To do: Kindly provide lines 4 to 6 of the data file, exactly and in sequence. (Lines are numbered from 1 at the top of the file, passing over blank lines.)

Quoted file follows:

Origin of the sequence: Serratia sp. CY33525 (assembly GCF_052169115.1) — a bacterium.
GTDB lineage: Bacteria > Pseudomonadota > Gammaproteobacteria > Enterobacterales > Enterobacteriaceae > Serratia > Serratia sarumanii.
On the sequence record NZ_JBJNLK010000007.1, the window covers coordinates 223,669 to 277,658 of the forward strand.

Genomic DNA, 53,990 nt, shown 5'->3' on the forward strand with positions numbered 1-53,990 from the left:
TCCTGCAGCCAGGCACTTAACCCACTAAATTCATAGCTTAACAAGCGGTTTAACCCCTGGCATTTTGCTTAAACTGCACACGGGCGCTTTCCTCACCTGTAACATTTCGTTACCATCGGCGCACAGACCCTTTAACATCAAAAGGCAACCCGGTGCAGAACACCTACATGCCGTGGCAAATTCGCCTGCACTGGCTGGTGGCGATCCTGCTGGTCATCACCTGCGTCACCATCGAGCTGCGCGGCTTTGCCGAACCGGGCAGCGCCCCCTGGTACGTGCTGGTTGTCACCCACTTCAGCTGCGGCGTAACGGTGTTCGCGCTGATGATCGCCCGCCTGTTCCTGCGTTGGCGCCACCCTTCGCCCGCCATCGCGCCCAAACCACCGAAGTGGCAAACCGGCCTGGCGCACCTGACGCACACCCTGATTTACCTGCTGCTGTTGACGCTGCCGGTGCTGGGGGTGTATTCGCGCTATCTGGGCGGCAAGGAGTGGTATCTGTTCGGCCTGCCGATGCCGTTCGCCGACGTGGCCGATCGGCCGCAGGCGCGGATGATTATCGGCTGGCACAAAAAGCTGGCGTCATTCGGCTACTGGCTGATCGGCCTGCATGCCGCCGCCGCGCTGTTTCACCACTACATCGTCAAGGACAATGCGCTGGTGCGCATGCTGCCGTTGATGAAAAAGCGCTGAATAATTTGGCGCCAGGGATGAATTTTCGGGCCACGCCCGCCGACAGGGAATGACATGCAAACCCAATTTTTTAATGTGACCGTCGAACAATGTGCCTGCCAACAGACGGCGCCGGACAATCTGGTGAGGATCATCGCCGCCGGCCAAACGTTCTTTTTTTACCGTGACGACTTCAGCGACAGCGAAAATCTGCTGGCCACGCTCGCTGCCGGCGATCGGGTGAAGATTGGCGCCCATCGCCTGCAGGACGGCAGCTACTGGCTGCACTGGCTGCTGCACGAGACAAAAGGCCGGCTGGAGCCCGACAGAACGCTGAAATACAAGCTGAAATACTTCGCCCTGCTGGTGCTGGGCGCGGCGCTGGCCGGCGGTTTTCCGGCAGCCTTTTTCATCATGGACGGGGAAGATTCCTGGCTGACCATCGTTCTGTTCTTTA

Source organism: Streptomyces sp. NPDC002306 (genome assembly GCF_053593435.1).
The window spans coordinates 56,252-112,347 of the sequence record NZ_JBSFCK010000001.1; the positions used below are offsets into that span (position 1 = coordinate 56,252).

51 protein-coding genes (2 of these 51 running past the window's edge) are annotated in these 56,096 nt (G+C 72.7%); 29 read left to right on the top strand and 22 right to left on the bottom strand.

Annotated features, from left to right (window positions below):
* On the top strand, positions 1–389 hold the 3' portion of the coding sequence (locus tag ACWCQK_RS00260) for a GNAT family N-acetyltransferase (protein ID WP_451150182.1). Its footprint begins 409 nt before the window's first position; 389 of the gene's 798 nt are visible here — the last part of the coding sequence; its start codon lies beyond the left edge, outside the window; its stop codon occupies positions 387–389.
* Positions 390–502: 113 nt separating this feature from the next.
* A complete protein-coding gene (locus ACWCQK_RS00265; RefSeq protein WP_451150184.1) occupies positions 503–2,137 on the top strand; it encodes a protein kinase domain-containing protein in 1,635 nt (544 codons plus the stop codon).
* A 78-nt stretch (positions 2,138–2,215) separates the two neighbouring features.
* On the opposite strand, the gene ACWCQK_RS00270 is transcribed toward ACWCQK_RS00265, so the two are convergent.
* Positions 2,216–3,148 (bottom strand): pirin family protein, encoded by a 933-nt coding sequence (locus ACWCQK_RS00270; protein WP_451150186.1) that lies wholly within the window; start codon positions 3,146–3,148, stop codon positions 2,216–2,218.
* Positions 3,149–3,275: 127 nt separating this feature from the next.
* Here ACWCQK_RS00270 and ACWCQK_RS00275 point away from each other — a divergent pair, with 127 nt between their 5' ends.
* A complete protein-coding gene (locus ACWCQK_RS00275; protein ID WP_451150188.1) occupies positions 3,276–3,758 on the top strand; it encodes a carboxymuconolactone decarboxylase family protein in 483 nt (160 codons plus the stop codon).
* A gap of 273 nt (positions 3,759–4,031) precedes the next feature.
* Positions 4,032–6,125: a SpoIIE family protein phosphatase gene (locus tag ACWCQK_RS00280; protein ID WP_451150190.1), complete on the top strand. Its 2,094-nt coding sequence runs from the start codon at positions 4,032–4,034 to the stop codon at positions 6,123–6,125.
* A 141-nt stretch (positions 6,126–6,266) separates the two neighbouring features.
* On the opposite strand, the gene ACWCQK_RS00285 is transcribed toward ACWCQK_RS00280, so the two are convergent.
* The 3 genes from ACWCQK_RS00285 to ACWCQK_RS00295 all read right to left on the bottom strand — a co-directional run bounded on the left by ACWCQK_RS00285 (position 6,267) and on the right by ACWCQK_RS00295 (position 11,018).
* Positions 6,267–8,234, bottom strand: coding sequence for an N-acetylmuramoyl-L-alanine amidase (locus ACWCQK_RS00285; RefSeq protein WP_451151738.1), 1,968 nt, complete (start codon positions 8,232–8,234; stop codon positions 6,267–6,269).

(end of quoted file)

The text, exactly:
Genomic DNA, 53,990 nt, shown 5'->3' on the forward strand with positions numbered 1-53,990 from the left:
TCCTGCAGCCAGGCACTTAACCCACTAAATTCATAGCTTAACAAGCGGTTTAACCCCTGGCATTTTGCTTAAACTGCACACGGGCGCTTTCCTCACCTGTAACATTTCGTTACCATCGGCGCACAGACCCTTTAACATCAAAAGGCAACCCGGTGCAGAACACCTACATGCCGTGGCAAATTCGCCTGCACTGGCTGGTGGCGATCCTGCTGGTCATCACCTGCGTCACCATCGAGCTGCGCGGCTTTGCCGAACCGGGCAGCGCCCCCTGGTACGTGCTGGTTGTCACCCACTTCAGCTGCGGCGTAACGGTGTTCGCGCTGATGATCGCCCGCCTGTTCCTGCGTTGGCGCCACCCTTCGCCCGCCATCGCGCCCAAACCACCGAAGTGGCAAACCGGCCTGGCGCACCTGACGCACACCCTGATTTACCTGCTGCTGTTGACGCTGCCGGTGCTGGGGGTGTATTCGCGCTATCTGGGCGGCAAGGAGTGGTATCTGTTCGGCCTGCCGATGCCGTTCGCCGACGTGGCCGATCGGCCGCAGGCGCGGATGATTATCGGCTGGCACAAAAAGCTGGCGTCATTCGGCTACTGGCTGATCGGCCTGCATGCCGCCGCCGCGCTGTTTCACCACTACATCGTCAAGGACAATGCGCTGGTGCGCATGCTGCCGTTGATGAAAAAGCGCTGAATAATTTGGCGCCAGGGATGAATTTTCGGGCCACGCCCGCCGACAGGGAATGACATGCAAACCCAATTTTTTAATGTGACCGTCGAACAATGTGCCTGCCAACAGACGGCGCCGGACAATCTGGTGAGGATCATCGCCGCCGGCCAAACGTTCTTTTTTTACCGTGACGACTTCAGCGACAGCGAAAATCTGCTGGCCACGCTCGCTGCCGGCGATCGGGTGAAGATTGGCGCCCATCGCCTGCAGGACGGCAGCTACTGGCTGCACTGGCTGCTGCACGAGACAAAAGGCCGGCTGGAGCCCGACAGAACGCTGAAATACAAGCTGAAATACTTCGCCCTGCTGGTGCTGGGCGCGGCGCTGGCCGGCGGTTTTCCGGCAGCCTTTTTCATCATGGACGGGGAAGATTCCTGGCTGACCATCGTTCTGTTCTTTA

Source organism: Streptomyces sp. NPDC002306 (genome assembly GCF_053593435.1).